If you’re a connoisseur of modern helicopter cinema, then Mission: Impossible – Fallout is the event of the season. Not since Black Hawk Down has the Neo-Copterism movement asserted such a well-defined visual aesthetic, such elevated narrative and tonal language, such awesome fucking explosions. Everything a refined and learned copterhead cinephile could possibly desire finds fresh life here. There is an absurdist, Lynchian quality infused into the rhythmic weaving of two whirlybirds; there are rarefied, Brechtian attributes present in those characters left on the ground. There is a continuation of the leitmotif established in the first Mission: Impossible‘s chopper-chase finale. When read through the lens of the tenets of cinéma vérité, Fallout delivers a powerful indictment of those who don’t actually know how to fly such a machine. And, in a move sure to receive recognition come awards season, auteur director Christopher McQuarrie playfully inverts the male gaze by literally flipping Tom Cruise upside down in a helicopter.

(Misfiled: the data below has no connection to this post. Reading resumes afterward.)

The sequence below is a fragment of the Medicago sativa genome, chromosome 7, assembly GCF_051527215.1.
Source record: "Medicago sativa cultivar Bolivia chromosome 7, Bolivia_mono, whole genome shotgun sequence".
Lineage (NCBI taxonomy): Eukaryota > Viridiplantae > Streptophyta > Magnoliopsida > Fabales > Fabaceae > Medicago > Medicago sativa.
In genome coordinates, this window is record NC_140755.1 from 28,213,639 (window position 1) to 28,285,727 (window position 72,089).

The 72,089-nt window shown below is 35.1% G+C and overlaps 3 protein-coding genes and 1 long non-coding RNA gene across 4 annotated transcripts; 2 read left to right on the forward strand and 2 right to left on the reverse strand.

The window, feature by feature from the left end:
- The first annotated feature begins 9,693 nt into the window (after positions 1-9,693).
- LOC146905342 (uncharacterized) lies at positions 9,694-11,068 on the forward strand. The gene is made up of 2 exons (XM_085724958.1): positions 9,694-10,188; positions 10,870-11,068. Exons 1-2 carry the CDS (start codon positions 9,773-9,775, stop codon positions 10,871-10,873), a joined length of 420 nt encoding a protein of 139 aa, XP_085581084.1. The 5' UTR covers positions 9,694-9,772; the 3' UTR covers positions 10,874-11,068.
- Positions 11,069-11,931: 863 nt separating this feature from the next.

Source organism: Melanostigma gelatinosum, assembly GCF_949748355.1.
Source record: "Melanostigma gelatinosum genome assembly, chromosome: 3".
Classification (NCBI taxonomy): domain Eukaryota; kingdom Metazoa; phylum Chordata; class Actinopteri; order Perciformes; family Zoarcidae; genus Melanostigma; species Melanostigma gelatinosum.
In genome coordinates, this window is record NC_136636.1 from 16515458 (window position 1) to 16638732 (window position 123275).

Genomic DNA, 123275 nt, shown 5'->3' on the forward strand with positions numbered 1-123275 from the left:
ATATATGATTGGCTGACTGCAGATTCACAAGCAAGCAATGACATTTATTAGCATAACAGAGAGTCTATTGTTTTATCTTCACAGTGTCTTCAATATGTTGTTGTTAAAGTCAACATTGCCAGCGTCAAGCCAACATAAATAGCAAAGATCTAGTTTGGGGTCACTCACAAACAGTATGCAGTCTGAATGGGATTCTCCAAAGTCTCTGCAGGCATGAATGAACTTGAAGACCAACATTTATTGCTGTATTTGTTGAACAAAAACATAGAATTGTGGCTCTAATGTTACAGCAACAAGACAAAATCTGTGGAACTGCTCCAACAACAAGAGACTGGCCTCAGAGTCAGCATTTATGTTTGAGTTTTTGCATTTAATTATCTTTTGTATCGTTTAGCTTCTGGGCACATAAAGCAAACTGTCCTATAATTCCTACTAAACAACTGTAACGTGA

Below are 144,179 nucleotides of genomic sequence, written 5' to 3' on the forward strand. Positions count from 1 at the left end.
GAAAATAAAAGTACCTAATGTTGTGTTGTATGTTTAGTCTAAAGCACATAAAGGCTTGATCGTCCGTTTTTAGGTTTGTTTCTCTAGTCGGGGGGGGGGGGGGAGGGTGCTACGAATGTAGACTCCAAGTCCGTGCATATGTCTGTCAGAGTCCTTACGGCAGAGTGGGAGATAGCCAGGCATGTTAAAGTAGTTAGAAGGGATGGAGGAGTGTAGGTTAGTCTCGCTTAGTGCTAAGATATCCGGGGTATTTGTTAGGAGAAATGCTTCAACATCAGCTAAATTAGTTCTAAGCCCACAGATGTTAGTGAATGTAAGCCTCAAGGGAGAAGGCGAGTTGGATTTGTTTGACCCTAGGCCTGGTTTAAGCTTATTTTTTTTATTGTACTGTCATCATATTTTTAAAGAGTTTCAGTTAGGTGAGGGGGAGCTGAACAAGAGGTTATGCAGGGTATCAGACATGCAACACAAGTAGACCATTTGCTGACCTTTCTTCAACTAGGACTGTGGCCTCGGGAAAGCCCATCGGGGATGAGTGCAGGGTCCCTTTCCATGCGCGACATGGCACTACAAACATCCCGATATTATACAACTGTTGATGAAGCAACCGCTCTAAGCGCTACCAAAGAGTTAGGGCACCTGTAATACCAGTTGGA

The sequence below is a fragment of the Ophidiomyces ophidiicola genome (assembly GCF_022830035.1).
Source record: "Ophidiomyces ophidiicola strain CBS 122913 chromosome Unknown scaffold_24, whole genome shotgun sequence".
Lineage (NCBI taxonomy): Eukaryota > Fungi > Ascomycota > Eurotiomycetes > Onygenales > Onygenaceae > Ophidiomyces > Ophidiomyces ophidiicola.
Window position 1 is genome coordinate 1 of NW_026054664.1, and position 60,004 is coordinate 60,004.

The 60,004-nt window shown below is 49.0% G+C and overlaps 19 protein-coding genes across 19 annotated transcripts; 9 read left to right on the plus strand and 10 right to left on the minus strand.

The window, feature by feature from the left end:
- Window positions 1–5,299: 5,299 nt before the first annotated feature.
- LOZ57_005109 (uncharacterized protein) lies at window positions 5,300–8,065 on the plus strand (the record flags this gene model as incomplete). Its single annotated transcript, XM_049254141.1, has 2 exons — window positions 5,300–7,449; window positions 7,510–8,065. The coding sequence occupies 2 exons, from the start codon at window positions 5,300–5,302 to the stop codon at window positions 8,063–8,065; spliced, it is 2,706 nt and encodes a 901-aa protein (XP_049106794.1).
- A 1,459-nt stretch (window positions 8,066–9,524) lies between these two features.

…whoops. Sorry, folks. Had my Snobometer set to High. Still, the fact remains that if there’s any Mission: Impossible movie able to withstand a level of actual criticism, it’s probably Fallout. Here, for the first time, Ethan Hunt is challenged to question whether he should choose to accept every mission that comes his way; maybe those self-destructing messages are actually destructive to Ethan’s self. That’s already a higher-level starting point for this character than any of the previous five films cared to put forth, content instead with wall-to-wall action and death-defying stuntwork.
Fallout has those things too, of course. McQuarrie throws Tom Cruise and newcomer Henry Cavill out of a plane, onto speeding motorcycles, across rooftops, into helicopters, out of helicopters, and then off a sharp cliff for good measure. In what’s become the calling card of the series, much of this craziness was accomplished in-camera. Aside from putting Cruise’s stunt doubles and life insurance providers out of business, the effect is an actioner with more edge-of-your-seat moments than any other film so far this year.